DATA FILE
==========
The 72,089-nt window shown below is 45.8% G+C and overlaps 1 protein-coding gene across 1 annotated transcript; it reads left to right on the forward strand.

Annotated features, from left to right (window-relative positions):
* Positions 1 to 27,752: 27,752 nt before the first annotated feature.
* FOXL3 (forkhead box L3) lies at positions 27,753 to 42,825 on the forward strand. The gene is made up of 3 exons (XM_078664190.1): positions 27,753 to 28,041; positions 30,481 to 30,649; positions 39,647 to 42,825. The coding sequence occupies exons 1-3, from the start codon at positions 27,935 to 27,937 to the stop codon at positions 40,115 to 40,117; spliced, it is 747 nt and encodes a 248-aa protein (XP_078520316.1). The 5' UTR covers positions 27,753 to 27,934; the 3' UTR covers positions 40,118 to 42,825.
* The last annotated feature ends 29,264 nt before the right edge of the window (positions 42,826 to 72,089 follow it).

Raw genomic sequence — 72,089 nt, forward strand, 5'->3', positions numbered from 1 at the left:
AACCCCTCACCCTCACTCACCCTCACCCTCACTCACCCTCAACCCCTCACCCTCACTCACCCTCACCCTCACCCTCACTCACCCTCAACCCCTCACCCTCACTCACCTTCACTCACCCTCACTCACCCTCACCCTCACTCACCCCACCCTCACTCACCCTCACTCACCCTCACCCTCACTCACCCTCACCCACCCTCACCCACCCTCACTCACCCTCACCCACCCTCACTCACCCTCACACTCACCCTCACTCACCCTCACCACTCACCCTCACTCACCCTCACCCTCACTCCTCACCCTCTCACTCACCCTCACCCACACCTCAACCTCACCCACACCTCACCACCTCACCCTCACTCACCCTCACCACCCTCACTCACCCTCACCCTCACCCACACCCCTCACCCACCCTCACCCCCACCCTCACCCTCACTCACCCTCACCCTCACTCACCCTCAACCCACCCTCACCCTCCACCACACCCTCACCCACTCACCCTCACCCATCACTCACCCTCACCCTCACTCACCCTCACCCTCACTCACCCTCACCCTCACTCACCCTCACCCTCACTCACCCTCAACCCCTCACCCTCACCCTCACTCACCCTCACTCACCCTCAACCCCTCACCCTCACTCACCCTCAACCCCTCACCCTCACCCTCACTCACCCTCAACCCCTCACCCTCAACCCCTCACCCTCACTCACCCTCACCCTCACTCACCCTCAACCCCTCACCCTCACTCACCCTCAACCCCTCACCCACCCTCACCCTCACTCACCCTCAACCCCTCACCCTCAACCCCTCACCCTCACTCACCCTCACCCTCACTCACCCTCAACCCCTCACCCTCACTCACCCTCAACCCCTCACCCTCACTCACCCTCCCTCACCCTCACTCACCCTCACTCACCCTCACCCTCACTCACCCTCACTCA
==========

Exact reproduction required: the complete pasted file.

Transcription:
The 72,089-nt window shown below is 45.8% G+C and overlaps 1 protein-coding gene across 1 annotated transcript; it reads left to right on the forward strand.

Annotated features, from left to right (window-relative positions):
* Positions 1 to 27,752: 27,752 nt before the first annotated feature.
* FOXL3 (forkhead box L3) lies at positions 27,753 to 42,825 on the forward strand. The gene is made up of 3 exons (XM_078664190.1): positions 27,753 to 28,041; positions 30,481 to 30,649; positions 39,647 to 42,825. The coding sequence occupies exons 1-3, from the start codon at positions 27,935 to 27,937 to the stop codon at positions 40,115 to 40,117; spliced, it is 747 nt and encodes a 248-aa protein (XP_078520316.1). The 5' UTR covers positions 27,753 to 27,934; the 3' UTR covers positions 40,118 to 42,825.
* The last annotated feature ends 29,264 nt before the right edge of the window (positions 42,826 to 72,089 follow it).

Raw genomic sequence — 72,089 nt, forward strand, 5'->3', positions numbered from 1 at the left:
AACCCCTCACCCTCACTCACCCTCACCCTCACTCACCCTCAACCCCTCACCCTCACTCACCCTCACCCTCACCCTCACTCACCCTCAACCCCTCACCCTCACTCACCTTCACTCACCCTCACTCACCCTCACCCTCACTCACCCCACCCTCACTCACCCTCACTCACCCTCACCCTCACTCACCCTCACCCACCCTCACCCACCCTCACTCACCCTCACCCACCCTCACTCACCCTCACACTCACCCTCACTCACCCTCACCACTCACCCTCACTCACCCTCACCCTCACTCCTCACCCTCTCACTCACCCTCACCCACACCTCAACCTCACCCACACCTCACCACCTCACCCTCACTCACCCTCACCACCCTCACTCACCCTCACCCTCACCCACACCCCTCACCCACCCTCACCCCCACCCTCACCCTCACTCACCCTCACCCTCACTCACCCTCAACCCACCCTCACCCTCCACCACACCCTCACCCACTCACCCTCACCCATCACTCACCCTCACCCTCACTCACCCTCACCCTCACTCACCCTCACCCTCACTCACCCTCACCCTCACTCACCCTCAACCCCTCACCCTCACCCTCACTCACCCTCACTCACCCTCAACCCCTCACCCTCACTCACCCTCAACCCCTCACCCTCACCCTCACTCACCCTCAACCCCTCACCCTCAACCCCTCACCCTCACTCACCCTCACCCTCACTCACCCTCAACCCCTCACCCTCACTCACCCTCAACCCCTCACCCACCCTCACCCTCACTCACCCTCAACCCCTCACCCTCAACCCCTCACCCTCACTCACCCTCACCCTCACTCACCCTCAACCCCTCACCCTCACTCACCCTCAACCCCTCACCCTCACTCACCCTCCCTCACCCTCACTCACCCTCACTCACCCTCACCCTCACTCACCCTCACTCA